10 Life Lessons Learned From Fiona Apple's 'Idler Wheel...'


The Idler Wheel is Wiser Than the Driver of the Screw and Whipping Cords Will Serve You More Than Ropes Will Ever Do by Fiona Apple came out at the end of June 2012. These are ten things it's helped teach me over the last year:  

i. Anxiety-free sleeplessness is the province of the adolescent and/or extraordinary. There's a good chance you've read all the interviews where Fiona Apple talks about how she doesn't sleep. Why doesn't she get a prescription for some goddamn sleeping pills, I wondered after like the third article, but I mostly get it: I'm weird about sleeping pills too. I have insomnia and my brain just bashes right through that Tylenol PM shit but I'm scared of the real stuff, Ambien or whatever. I'm a big baby about pills, medications, drugs in general.
        I think Fiona Apple's insomnia sounds pretty romantic, though. I like how she gets up and walks around in the night, I like that thing about her walking around Manhattan at five in the morning in the New York feature. I have sleep-maintenance insomnia (the kind where you fall asleep fairly easily but have a hard time staying asleep), and when I wake up I usually just lie there and wait for sleep to come back. And unless there's something exceptionally cool and wonderful going on in my life at the moment, that waiting is usually taken up by the worst and most anxiety-producing thoughts I can dredge up, which I understand to be typical of insomniacs. There is really nothing romantic about it for me.
       When I was a teenager I loved waking up in the middle of the night. I'd listen to CDs and make up stories in my head and never had much to worry about, since I was a child. It doesn't seem likely that insomnia will ever be lovely like that again, but I'm hopeful that it could become something a lot less lousy than what it is now. I have some idea that the more extraordinary your life is, the less awful your insomnia feels, because there's more freedom to how you live your days and thus less pressure to find your way back to sleep. That might be total nonsense, but two nights ago I had insomnia and after an hour of watching the ceiling I decided to get up out of bed, hang out on the porch for a bit, read a little, write some things down. It wasn't ideal but it wasn't terrible, and after another hour I fell back asleep, and slept for hours and hours, and woke up feeling good.
       At the moment my only other solution is to feel smug about my insomnia, and take some weird pride in the fact that sometimes I sleep like hell. Most of my favorite people are insomniacs and I'm happy to align myself with them. And I'm curious as to whether there are people who actually enjoy their insomnia, who feel like they get something good out of it. I want to start collecting people's "beneficent insomnia" stories and put them together in a tiny book, like a storybook, to keep beside your bed and read in the middle of the night.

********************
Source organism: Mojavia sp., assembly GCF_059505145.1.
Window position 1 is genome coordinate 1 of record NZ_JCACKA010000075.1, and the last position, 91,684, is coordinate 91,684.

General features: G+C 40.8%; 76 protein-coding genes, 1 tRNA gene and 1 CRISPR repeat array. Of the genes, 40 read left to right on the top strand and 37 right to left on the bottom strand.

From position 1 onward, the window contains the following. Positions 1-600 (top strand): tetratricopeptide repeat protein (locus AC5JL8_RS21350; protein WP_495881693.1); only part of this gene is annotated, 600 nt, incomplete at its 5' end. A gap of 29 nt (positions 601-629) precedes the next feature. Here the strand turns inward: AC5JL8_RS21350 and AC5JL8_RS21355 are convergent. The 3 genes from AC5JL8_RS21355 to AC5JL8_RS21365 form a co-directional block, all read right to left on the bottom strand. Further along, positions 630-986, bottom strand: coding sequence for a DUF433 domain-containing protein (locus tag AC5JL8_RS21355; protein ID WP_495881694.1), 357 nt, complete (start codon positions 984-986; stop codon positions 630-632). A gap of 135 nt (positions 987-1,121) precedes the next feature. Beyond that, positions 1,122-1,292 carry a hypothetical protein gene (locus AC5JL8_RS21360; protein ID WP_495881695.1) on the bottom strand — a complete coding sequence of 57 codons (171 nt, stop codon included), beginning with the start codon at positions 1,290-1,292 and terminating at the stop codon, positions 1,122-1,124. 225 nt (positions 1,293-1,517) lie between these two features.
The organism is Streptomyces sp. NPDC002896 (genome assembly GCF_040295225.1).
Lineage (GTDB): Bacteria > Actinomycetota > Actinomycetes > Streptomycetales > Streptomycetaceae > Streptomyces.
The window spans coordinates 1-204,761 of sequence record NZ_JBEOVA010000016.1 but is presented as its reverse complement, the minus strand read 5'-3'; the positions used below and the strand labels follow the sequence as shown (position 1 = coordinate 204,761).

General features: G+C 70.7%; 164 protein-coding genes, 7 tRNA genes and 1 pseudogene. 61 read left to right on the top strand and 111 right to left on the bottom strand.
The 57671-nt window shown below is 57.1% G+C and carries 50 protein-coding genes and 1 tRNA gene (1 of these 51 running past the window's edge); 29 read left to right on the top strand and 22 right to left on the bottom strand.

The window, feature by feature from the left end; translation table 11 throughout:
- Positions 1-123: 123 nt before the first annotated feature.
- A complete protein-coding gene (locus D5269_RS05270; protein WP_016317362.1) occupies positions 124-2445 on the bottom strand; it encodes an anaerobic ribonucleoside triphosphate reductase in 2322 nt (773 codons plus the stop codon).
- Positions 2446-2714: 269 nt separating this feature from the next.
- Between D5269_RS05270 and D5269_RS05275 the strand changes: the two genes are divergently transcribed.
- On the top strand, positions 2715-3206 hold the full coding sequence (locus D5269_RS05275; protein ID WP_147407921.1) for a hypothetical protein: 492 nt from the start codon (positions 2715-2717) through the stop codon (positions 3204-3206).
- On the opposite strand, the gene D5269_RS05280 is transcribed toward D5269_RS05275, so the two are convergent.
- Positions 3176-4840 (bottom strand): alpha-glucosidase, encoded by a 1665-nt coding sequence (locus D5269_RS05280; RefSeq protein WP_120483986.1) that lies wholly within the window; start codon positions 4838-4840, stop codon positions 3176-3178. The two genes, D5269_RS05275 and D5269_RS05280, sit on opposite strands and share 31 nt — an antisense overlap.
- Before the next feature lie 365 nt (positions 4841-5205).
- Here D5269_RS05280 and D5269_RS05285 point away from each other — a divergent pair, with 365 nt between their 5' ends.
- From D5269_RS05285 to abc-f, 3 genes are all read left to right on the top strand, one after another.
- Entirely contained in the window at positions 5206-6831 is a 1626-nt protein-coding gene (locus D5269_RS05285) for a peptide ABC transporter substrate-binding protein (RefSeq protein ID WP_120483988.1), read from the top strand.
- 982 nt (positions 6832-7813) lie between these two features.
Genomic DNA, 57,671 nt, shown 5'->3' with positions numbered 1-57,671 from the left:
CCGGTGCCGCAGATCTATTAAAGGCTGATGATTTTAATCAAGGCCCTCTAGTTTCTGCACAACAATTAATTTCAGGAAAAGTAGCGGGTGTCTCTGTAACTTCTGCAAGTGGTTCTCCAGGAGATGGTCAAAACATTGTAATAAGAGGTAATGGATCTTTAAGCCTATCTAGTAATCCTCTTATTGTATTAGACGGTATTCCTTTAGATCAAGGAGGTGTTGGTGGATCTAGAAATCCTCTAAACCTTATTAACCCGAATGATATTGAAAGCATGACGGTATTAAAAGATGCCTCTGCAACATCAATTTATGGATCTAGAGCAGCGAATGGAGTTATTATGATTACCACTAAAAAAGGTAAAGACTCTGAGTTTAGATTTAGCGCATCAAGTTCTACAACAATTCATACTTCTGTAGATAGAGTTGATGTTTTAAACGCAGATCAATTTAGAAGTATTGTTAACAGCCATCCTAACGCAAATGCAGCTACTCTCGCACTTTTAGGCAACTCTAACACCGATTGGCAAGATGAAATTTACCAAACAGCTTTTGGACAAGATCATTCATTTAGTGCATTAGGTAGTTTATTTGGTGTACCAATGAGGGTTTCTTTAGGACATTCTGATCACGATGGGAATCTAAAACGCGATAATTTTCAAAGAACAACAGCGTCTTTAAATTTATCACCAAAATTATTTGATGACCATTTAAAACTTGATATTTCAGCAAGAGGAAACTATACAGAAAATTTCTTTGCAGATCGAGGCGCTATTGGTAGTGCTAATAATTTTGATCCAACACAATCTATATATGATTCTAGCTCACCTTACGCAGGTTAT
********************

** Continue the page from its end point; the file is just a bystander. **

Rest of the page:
ii. Jack White sings the song of my stupid/amazing heart. Before The Idler Wheel and Blunderbuss came out, I was thinking of writing something about whom I'd rather claim as the voice of my generation: Jack White, or Fiona Apple. I never wrote that post, partly due to the fact that "voices of generations" aren't things I actually believe to exist, and mostly because Blunderbuss didn't connect with me on too deep a level. But I do love the song "Love Interruption," and relate much more to it than I do to "Daredevil" from The Idler Wheel. I lean more toward the "Love Interruption" side of things, of going back and forth between wanting love to ruin me and deeply, compulsively, prohibitively fearing being ruined by love: 

        When Fiona sings "Don't let me ruin me" in "Daredevil," it worries me about as much as that halfway decent Pink song from the early 2000s - which is to say: it doesn't worry me very much at all. I'm pretty aces at self-preservation, and lines like "I don't feel anything until I smash it up" don't hit me too hard. I always catch a thrill from the bridge, though - the "GIMME, GIMME, GIMME what you got in your mind in the middle of the night" part, the way she shouts it like some endearingly psychotic kindergartener. It's such a good line to turn up loud and let smack against your chest and shake your heart, to really feel it and think how that's your truest self singing, even if it freaks you out a little bit. There's a bravery to that sentiment that's missing in Jack White's song, and I like to siphon off Fiona's courage there, for just those eight perfect seconds.

iii. "Gross" and "tender" can happen together. I think "Valentine" might belong to Adam from Girls forever for me. Adam is my favorite Girl, or at least he's tied with Jessa. The only time I ever "talk to the TV" is when something bad happens to him: like when Ray called him stupid when they went to Staten Island, I yelled at Adam to punch Ray in the face. And in the scene when Hannah's watching from outside the bar and Adam starts drinking again I went "Nooooooooo..." in a dumb weepy voice that was completely real, and the fact that "Valentine" was playing intensified my heartbreak in the best way.